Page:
With the first Democratic primaries and caucuses just weeks away, the 2020 presidential election will be one of the most consequential elections in my lifetime. The recent escalation of tensions with Iran, worries of World War III, climate change, and threats to American democracy both foreign and domestic, many of you feel the same, I am sure.
But who then is best equipped to undo the damage that President Donald J. Trump has inflicted? Who is best equipped to take America in a new and more positive direction? Who should I support?
I am gay. So should I support Mayor Pete Buttigieg? A President Buttigieg would be historic for gay men throughout the country. Beyond that, I can’t find much to be excited about. While I value his experience as a mayor and veteran, I worry that he lacks the experience to navigate the current political landscape in Washington, D.C. Furthermore, he has yet to endure a coordinated Republican smear campaign. I would rather see him return to South Bend and dedicate himself to improving his relationship with the African American and Hispanic communities.
I am also a second-generation Asian American. So should I support Andrew Yang? Surely having the first Asian American president would be historic as well. But I find myself cringing whenever he pulls out stereotypes like “Asians are good at math” on live television. By going on national television and parading around stereotypes about Asians, he is undoing the very progress to dismantle those very stereotypes and dismantle the myth of the “model minority.”
I am also a young professional working in the gig economy without health affordable health insurance and I am up to my eyeballs in student loan debt. Nearly all the Democratic candidates have some sort of approach on this issue, with Senator Bernie Sanders and Senator Elizabeth Warren proposing to cancel student loan debt. On health care, the candidates’s proposals range from building on the Affordable Care Act, to Medicare for All.
But for me, getting it 100% right on policy isn’t enough. For me, I want assurances that the candidate knows how Washington works and how to both work within the system and disrupt it when need be.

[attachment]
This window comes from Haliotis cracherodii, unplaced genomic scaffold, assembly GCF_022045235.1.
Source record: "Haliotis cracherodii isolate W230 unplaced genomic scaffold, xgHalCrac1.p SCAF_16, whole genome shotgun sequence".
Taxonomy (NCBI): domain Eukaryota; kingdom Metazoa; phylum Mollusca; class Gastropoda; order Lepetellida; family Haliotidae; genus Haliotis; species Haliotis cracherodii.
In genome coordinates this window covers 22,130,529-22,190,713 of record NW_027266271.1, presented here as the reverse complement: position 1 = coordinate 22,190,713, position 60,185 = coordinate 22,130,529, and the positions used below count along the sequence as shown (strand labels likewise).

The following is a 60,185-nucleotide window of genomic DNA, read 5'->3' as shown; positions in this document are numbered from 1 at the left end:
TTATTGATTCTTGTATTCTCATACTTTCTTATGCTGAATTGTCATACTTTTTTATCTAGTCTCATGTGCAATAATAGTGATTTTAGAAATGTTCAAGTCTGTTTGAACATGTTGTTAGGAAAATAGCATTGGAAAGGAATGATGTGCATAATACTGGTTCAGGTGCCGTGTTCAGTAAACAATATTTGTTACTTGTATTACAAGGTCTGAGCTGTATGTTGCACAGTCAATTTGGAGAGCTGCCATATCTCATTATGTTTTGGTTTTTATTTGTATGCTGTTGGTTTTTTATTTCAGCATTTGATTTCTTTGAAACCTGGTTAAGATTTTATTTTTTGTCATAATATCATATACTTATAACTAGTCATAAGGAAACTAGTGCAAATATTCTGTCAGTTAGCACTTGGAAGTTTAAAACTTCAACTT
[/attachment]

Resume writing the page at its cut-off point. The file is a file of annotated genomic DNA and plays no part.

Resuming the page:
For me, that candidate is Senator Elizabeth Warren.
Senator Warren has spent her life studying bankruptcy law and consumer finance. Warren successfully pushed for the creation of and led the Consumer Financial Protection Bureau (CFPB), which has fought and recouped millions of dollars for American veterans, students, and families. I had the opportunity to intern at the CFPB in 2016 and I saw this work firsthand. I also got to meet Senator Warren when she visited the agency.
As a senator, Warren knows the inner workings of the U.S. Senate and the challenges a president faces with Mitch McConnell as the majority leader. A President Warren would be able to go toe-to-toe with Leader McConnell.
In addition, as so eloquently put by Vox’s Ezra Klein, Elizabeth Warren understands the political landscape, how complexity is wielded by lobbyists and sophisticated corporations, and the importance of the administrative state, which some dub as the fourth branch of government.
Senator Elizabeth Warren can also speak about racial equity in a way that goes beyond overtures and helps the average person drill down into the roots of many of the injustices and inequities that exist in modern America. Warren put this on full display at the 2019 She The People Presidential Forum.
And finally, I find her authentic and genuine but in an awkward and wonky kind of way. Which, in my book, is damn presidential and in stark contrast to the current occupant of the White House.
While not exhaustive, these are some of the reasons why I support Senator Elizabeth Warren to be the Democratic nominee for President of the United States.